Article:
Student Farm keeps working to feed the community
By Diane Nelson
A half dozen people wear orange plastic gloves and keep their distance from each other as they harvest lettuce, kale, beets and other crops at the UC Davis Student Farm. Their bounty will help feed the Davis community in the face of the COVID-19 pandemic.
“Like everyone else, we’re trying to respond as best we can in these uncertain times,” says Katharina Ullmann, Student Farm director, taking a break from the day’s harvest.
Most operations at UC Davis have been suspended in response to California’s stay-at-home order to slow the spread of the infectious disease. Ullmann and a small, essential crew of staff and student employees work carefully to tend fields that feed local groups and provide a place where students can experience sustainable agriculture.
“As of right now, the FDA says there’s no evidence COVID-19 is a food-borne illness, so we feel comfortable at this time continuing to provide food for the community,” Ullman explains. “We’ve instated heightened health and safety measures to minimize risk of transmission. No one is coming out here if they show any signs of illness, of course, and we have strict rules for washing hands for at least 20 seconds.”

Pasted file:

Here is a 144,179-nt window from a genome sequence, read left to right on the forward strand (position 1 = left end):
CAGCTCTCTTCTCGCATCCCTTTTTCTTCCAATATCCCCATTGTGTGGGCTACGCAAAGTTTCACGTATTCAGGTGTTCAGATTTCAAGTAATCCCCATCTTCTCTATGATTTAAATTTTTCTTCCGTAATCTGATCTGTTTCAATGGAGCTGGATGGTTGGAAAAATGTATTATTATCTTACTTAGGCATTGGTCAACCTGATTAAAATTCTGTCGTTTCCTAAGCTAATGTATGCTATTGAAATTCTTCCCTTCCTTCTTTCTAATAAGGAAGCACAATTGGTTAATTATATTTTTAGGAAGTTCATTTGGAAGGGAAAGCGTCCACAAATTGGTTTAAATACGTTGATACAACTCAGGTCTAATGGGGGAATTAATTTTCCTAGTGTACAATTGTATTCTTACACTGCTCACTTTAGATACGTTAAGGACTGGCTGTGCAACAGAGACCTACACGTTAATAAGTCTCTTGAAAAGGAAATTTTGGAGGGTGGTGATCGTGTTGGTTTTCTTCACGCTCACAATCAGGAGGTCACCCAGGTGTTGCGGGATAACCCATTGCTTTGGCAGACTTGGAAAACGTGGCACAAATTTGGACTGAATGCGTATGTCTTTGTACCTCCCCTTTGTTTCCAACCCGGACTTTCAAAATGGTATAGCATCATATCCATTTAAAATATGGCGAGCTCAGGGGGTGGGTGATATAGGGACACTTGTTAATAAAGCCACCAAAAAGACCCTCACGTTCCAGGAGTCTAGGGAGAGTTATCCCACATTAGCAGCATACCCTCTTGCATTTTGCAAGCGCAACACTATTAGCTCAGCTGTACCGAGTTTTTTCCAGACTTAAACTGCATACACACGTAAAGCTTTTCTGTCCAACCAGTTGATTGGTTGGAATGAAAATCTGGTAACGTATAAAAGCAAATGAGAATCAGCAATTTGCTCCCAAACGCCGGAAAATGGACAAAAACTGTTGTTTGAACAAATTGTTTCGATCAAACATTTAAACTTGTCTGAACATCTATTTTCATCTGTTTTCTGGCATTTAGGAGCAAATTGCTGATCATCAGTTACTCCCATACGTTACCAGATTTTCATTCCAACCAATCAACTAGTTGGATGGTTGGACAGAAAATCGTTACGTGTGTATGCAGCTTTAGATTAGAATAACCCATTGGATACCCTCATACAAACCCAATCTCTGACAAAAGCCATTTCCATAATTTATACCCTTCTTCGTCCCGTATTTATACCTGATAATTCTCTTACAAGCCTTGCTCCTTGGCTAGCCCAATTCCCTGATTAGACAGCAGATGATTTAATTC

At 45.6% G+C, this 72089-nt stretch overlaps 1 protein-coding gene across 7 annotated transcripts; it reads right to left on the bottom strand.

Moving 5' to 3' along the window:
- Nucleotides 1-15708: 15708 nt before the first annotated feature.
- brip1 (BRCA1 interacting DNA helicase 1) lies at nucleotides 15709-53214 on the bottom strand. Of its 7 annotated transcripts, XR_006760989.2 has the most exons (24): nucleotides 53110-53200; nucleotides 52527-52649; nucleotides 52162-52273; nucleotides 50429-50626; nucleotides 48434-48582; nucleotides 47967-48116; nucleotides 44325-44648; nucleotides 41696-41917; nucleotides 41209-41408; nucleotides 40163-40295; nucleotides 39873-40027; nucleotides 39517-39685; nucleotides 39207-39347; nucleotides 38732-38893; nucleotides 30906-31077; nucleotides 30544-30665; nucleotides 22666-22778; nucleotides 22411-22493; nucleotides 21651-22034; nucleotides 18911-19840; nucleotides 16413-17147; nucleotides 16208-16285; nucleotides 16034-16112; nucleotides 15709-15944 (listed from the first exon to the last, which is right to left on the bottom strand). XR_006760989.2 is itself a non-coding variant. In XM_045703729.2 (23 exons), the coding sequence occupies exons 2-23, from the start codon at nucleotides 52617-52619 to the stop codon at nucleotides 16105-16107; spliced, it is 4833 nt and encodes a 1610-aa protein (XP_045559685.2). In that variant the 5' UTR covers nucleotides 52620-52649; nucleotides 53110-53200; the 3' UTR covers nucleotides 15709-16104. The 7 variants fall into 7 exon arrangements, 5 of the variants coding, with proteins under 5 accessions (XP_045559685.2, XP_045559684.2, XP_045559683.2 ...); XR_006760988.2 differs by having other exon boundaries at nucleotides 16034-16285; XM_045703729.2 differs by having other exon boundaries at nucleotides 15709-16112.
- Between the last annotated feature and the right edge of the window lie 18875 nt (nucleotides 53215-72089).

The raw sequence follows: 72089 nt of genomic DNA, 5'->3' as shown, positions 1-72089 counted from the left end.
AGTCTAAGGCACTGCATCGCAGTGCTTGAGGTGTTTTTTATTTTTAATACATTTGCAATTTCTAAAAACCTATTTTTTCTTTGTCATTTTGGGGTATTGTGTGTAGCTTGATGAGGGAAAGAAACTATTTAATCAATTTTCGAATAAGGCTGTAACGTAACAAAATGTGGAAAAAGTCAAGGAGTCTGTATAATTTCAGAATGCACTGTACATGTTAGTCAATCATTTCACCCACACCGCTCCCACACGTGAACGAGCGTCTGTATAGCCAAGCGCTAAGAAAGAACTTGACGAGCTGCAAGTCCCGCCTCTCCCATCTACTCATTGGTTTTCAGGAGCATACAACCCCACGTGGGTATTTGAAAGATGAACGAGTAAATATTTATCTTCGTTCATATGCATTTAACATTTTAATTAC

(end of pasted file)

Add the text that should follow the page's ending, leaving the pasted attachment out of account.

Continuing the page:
Also, the crew all wear single-use gloves, stay at least six feet apart and sanitize every tool and surface that people touch.
About 120 Community Supported Agriculture (CSA) subscribers benefit from the farm’s harvest, as do groups that support students like the UC Davis Dining Services and the ASUCD Pantry and Aggie Compass – the Basic Needs Center.
“I truly apricate the commitment of everyone at the Student Farm to keep things going during this insane time,” wrote one grateful CSA subscriber in an email last week. “I know I am better prepared to ward off the virus if I am eating super fresh, healthy vegetables!”
Ullmann can’t predict what operations will look like in the coming weeks and months. Like other universities in California, UC Davis will conduct classes online this spring, which will no doubt impact the number of students who are able to learn-by-doing at the Student Farm.
“We usually enroll 60 to 90 student interns each quarter who all work at the Student Farm. Given that we’ll be moving some of our programming online, we don’t know yet how many students will be able to participate,” Ullman says. “We’ll have a clearer picture in the next couple weeks.”
In the meantime, a skeleton crew will harvest spring crops, plant summer vegetables and share their produce with the Davis community.
“We’re grateful we can still be out here farming,” Ullman says, turning to join her crew in the field. “Food unites us.”